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Welcoming the move, the RSS claimed that it was not a political organisation and that the Raman Singh government has done a good thing.

By: Express News Service | Raipur | February 26, 2015 10:34 am

Kicking off a political storm, the Chhattisgarh government has issued a notification that allows government servants to join RSS and participate in its activities.

The Chhattisgarh Civil Services (Conduct) Rules 1965 prohibit a government servant from taking part in politics. “No government servant shall be member of, or be otherwise associated with, any political party or any organisation which takes part in politics nor shall he take part in, subscribe in aid of, or assist in any other manner, any political movement or activity,” states Rule 5(1).

However, the state government, in a notification dated February 23, with the subject line “regarding participation of government servants in activities of RSS”, said that “as far as Rule 5(1) of Chhattisgarh Civil Services (Conduct) Rules 1965 is concerned, its restriction does not apply to RSS”.

The notification was signed by Additional Secretary (General Administration Department) K R Mishra, and copies were marked to almost all major government officer-bearers in the state, including Principal Secretary to Governor; Chief Minister’s Office; Principal Secretary, Vidhan Sabha Secretariat; Registrar General, High Court; Public Service Commission; Human Rights Commission; Lok Ayog; Information Commission and all collectors and divisional commissioners.

Opposing the notification, the Congress termed it as “politicisation of administration”. “It is an unconstitutional move with clear political colours. It will indoctrinate government servants. They will go to shakhas and will no longer remain impartial,” said former chief minister Ajit Jogi.

“It is an attempt by the government to force officers to visit RSS shakhas. It will blur the dividing line between the government and a political party. The BJP’s top leadership is annoyed with Raman Singh. He wants to save his chair and please them. The present move confirms his desperation,” said PCC chief Bhupesh Baghel. “Officers will now openly speak and work in favour of RSS-BJP. It will damage democracy in Chhattisgarh,” he added.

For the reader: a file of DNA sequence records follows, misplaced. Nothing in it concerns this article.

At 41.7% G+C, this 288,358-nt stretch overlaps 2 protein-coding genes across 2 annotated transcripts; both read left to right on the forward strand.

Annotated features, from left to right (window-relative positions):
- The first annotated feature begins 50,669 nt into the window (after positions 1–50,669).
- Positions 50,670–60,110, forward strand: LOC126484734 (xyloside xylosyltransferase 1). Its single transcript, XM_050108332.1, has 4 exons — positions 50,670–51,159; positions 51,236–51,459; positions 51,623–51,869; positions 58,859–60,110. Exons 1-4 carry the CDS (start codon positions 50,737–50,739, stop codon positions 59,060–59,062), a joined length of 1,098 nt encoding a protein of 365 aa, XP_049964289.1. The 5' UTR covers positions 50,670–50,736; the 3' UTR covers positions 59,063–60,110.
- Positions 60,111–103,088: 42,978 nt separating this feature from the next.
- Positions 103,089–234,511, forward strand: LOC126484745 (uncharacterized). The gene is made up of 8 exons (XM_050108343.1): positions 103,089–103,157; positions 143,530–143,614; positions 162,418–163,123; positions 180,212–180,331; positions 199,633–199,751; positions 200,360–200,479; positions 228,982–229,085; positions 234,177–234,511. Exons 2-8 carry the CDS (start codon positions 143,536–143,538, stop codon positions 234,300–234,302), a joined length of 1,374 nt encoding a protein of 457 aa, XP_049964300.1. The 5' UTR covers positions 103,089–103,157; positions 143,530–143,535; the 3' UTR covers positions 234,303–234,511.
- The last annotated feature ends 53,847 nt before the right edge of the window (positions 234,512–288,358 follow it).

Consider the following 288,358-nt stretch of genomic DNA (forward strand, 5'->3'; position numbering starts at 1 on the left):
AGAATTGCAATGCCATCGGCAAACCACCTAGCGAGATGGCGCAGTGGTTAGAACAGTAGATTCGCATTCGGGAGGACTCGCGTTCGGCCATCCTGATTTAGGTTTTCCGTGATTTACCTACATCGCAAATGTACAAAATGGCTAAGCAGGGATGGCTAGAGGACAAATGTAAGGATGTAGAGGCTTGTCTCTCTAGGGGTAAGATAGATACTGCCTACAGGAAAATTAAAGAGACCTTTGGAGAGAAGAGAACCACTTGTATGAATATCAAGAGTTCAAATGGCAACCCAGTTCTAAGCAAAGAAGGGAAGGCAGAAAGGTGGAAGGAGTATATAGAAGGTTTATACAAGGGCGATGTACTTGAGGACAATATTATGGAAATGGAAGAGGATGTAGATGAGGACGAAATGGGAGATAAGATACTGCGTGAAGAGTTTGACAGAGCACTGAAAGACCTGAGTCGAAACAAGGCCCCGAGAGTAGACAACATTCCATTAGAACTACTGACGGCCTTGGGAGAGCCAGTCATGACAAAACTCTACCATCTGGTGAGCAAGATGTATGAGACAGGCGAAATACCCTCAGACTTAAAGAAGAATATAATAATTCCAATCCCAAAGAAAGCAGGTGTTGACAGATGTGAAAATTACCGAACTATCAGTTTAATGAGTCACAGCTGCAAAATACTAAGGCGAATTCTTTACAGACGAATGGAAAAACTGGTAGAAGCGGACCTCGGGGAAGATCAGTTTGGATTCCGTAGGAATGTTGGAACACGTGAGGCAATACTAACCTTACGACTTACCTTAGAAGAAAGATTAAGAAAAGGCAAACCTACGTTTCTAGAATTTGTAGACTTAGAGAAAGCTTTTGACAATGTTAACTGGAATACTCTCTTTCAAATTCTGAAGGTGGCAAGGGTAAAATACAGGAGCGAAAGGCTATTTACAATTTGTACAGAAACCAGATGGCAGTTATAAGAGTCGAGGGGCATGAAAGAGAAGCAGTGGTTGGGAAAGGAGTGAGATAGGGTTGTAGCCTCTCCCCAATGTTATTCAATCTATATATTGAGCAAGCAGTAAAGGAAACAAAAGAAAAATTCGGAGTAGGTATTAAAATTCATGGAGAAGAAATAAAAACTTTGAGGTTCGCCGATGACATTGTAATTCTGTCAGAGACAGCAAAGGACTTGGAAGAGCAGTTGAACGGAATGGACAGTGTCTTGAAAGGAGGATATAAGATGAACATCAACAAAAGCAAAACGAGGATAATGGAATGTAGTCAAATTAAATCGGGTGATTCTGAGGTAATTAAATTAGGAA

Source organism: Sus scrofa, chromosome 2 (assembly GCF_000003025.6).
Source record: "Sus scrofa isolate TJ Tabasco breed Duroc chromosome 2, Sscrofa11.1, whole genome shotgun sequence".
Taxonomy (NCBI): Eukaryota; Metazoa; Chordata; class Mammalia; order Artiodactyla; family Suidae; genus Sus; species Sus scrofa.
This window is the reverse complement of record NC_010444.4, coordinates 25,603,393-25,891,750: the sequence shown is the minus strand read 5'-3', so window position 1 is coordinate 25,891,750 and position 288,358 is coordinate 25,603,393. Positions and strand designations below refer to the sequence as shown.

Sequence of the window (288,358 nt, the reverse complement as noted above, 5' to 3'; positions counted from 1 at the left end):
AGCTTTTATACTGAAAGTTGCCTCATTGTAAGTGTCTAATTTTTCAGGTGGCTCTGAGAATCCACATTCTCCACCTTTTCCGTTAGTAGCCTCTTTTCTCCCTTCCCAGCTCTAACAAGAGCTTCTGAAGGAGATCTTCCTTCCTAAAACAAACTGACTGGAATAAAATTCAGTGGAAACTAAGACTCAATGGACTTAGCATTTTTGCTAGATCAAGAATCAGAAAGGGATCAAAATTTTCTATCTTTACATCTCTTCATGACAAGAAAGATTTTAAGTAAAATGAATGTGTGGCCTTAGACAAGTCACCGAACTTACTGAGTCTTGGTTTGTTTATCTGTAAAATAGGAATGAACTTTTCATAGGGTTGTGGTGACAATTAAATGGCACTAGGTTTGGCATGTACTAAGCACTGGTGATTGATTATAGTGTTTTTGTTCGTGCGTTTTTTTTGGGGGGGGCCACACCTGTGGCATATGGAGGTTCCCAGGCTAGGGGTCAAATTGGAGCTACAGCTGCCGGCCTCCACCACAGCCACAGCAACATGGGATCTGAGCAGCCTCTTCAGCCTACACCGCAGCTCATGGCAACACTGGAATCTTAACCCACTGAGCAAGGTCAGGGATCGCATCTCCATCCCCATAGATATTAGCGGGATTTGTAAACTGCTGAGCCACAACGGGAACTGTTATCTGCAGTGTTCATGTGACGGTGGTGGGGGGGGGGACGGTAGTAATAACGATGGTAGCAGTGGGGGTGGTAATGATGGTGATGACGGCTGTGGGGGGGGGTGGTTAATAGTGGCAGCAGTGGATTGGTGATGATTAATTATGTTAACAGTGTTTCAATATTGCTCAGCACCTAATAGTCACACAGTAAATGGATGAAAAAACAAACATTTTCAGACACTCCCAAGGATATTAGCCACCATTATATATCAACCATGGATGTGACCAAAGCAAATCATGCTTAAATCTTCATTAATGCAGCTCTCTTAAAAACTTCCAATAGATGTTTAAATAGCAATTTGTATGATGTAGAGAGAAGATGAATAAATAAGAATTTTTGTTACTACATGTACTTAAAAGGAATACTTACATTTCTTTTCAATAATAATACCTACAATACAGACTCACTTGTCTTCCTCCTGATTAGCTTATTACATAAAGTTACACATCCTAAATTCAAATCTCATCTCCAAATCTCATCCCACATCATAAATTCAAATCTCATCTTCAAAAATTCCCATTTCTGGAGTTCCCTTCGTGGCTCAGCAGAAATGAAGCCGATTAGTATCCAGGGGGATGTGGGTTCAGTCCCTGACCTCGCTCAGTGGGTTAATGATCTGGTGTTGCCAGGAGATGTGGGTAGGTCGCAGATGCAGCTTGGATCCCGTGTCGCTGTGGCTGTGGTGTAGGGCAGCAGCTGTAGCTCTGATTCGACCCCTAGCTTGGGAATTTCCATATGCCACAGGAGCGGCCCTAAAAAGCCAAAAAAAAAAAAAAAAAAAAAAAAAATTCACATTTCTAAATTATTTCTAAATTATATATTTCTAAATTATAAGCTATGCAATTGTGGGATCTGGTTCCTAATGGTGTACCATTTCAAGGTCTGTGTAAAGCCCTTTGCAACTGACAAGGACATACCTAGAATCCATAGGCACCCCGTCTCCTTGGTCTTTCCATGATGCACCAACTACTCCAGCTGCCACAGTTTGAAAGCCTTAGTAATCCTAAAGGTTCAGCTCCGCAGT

Welcoming the move, the RSS claimed that it was not a political organisation. “This rule was made by the British but still continues. This government has done a good thing. The RSS is not a political party, we are a social organisation,” said Deepak Vispute, RSS’s Chhattisgarh Sar Sanghchalak.

Asked about the RSS’s involvement in campaigning for the BJP, he said: “We never asked people to vote for BJP. RSS ne wahi kaha jo Election Commission ne kaha — matdaan karo. We only asked people to vote for rashtra hit.”

When pointed out that RSS leaders occupy top political posts, Vispute said: “Our swayamsevaks are in various fields. Some of them are in politics also, but we are a cultural organisation.”

Countering the RSS, Baghel said: “The RSS claim is bogus. Everyone knows that it is into deep politics and controls BJP.” Several officers also expressed their displeasure with the move.

Earlier, the Centre had held that the RSS and Jamaat-e-Islami are political organisations and “participation in them by government servants would attract provisions of sub-rule (1) of Rule 5 of the Central Civil Services (Conduct) Rules, 1964.” In its 1966 order, the Centre had said that “any government servant who is a member of or is otherwise associated with the aforesaid organisations or with their activities is liable to disciplinary action.”

The Union Ministry of Home Affairs had clarified to The Indian Express last year, in response to an RTI application, that the 1966 order is “still applicable.”

In Himachal Pradesh, the previous BJP government withdrew the memorandum (restricting its employees from participating in RSS activities) with immediate effect on January 24, 2008. In Madhya Pradesh, the BJP government issued a clarification on August 21, 2006 that the “restrictions are not applicable to the RSS”.
— With ENS, New Delhi